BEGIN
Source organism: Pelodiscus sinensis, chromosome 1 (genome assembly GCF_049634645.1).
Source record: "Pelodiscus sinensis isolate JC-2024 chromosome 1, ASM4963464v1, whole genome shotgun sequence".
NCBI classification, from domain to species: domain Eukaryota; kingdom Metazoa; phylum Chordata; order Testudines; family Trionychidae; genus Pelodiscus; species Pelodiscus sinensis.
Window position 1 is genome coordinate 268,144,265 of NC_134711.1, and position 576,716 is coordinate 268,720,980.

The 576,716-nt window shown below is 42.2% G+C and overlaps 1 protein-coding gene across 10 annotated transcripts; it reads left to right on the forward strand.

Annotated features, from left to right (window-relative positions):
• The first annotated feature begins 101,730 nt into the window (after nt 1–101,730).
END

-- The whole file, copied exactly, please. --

Source organism: Pelodiscus sinensis, chromosome 1 (genome assembly GCF_049634645.1).
Source record: "Pelodiscus sinensis isolate JC-2024 chromosome 1, ASM4963464v1, whole genome shotgun sequence".
NCBI classification, from domain to species: domain Eukaryota; kingdom Metazoa; phylum Chordata; order Testudines; family Trionychidae; genus Pelodiscus; species Pelodiscus sinensis.
Window position 1 is genome coordinate 268,144,265 of NC_134711.1, and position 576,716 is coordinate 268,720,980.

The 576,716-nt window shown below is 42.2% G+C and overlaps 1 protein-coding gene across 10 annotated transcripts; it reads left to right on the forward strand.

Annotated features, from left to right (window-relative positions):
• The first annotated feature begins 101,730 nt into the window (after nt 1–101,730).